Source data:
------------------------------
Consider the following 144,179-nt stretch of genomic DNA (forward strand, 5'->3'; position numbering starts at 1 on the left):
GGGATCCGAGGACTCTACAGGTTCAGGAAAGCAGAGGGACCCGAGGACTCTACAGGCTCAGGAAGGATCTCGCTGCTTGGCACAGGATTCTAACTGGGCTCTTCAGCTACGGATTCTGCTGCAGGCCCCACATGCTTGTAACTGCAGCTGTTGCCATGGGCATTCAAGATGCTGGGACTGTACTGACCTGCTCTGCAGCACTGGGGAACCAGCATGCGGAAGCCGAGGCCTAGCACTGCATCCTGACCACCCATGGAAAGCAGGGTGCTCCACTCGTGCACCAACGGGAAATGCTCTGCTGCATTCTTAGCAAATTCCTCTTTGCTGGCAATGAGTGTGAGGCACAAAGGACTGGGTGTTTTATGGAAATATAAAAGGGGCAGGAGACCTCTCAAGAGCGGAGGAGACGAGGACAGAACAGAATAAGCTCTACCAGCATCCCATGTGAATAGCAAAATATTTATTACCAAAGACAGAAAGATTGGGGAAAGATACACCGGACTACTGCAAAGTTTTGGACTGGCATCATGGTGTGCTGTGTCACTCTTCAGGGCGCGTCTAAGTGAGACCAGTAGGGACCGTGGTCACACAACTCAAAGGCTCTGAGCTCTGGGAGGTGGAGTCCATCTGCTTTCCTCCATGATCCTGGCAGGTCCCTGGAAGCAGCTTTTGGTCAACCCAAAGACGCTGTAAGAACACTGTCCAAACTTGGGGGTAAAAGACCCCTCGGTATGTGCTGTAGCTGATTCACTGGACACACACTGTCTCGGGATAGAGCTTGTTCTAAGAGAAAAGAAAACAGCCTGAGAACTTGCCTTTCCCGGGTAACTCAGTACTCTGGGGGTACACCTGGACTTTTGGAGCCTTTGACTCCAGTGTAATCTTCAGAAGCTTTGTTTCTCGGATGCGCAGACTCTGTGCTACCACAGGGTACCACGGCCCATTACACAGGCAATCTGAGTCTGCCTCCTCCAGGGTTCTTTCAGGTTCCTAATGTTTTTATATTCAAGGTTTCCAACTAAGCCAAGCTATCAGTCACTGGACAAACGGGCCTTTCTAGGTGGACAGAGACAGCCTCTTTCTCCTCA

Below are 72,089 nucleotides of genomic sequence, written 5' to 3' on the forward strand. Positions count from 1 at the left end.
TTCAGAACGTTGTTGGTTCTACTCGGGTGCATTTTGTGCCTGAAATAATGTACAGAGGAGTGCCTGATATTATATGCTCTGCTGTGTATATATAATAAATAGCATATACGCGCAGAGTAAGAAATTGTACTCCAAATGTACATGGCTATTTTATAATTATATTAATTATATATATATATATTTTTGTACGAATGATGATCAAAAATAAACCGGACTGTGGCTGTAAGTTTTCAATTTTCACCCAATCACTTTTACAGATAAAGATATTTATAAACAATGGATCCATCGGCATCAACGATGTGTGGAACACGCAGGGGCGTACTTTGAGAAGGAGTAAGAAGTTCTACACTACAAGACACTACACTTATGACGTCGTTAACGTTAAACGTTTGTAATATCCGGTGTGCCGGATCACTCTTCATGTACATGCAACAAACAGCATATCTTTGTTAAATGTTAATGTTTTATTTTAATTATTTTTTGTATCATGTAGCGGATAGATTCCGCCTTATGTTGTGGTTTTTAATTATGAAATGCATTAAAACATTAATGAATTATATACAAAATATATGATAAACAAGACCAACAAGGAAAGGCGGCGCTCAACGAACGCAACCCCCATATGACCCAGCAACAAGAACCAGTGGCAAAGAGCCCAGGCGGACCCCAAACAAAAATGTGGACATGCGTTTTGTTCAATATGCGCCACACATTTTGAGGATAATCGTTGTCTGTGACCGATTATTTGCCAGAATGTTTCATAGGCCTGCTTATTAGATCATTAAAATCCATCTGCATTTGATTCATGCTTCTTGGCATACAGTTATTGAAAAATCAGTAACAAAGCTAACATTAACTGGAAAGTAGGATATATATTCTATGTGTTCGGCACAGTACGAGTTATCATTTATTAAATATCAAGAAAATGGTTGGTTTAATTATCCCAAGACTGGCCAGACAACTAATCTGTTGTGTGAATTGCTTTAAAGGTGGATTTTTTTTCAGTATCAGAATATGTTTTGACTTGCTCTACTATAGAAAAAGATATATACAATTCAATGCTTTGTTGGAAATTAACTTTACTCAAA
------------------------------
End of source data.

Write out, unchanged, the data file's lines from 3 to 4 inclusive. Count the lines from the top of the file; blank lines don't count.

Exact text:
Below are 72,089 nucleotides of genomic sequence, written 5' to 3' on the forward strand. Positions count from 1 at the left end.
TTCAGAACGTTGTTGGTTCTACTCGGGTGCATTTTGTGCCTGAAATAATGTACAGAGGAGTGCCTGATATTATATGCTCTGCTGTGTATATATAATAAATAGCATATACGCGCAGAGTAAGAAATTGTACTCCAAATGTACATGGCTATTTTATAATTATATTAATTATATATATATATATTTTTGTACGAATGATGATCAAAAATAAACCGGACTGTGGCTGTAAGTTTTCAATTTTCACCCAATCACTTTTACAGATAAAGATATTTATAAACAATGGATCCATCGGCATCAACGATGTGTGGAACACGCAGGGGCGTACTTTGAGAAGGAGTAAGAAGTTCTACACTACAAGACACTACACTTATGACGTCGTTAACGTTAAACGTTTGTAATATCCGGTGTGCCGGATCACTCTTCATGTACATGCAACAAACAGCATATCTTTGTTAAATGTTAATGTTTTATTTTAATTATTTTTTGTATCATGTAGCGGATAGATTCCGCCTTATGTTGTGGTTTTTAATTATGAAATGCATTAAAACATTAATGAATTATATACAAAATATATGATAAACAAGACCAACAAGGAAAGGCGGCGCTCAACGAACGCAACCCCCATATGACCCAGCAACAAGAACCAGTGGCAAAGAGCCCAGGCGGACCCCAAACAAAAATGTGGACATGCGTTTTGTTCAATATGCGCCACACATTTTGAGGATAATCGTTGTCTGTGACCGATTATTTGCCAGAATGTTTCATAGGCCTGCTTATTAGATCATTAAAATCCATCTGCATTTGATTCATGCTTCTTGGCATACAGTTATTGAAAAATCAGTAACAAAGCTAACATTAACTGGAAAGTAGGATATATATTCTATGTGTTCGGCACAGTACGAGTTATCATTTATTAAATATCAAGAAAATGGTTGGTTTAATTATCCCAAGACTGGCCAGACAACTAATCTGTTGTGTGAATTGCTTTAAAGGTGGATTTTTTTTCAGTATCAGAATATGTTTTGACTTGCTCTACTATAGAAAAAGATATATACAATTCAATGCTTTGTTGGAAATTAACTTTACTCAAA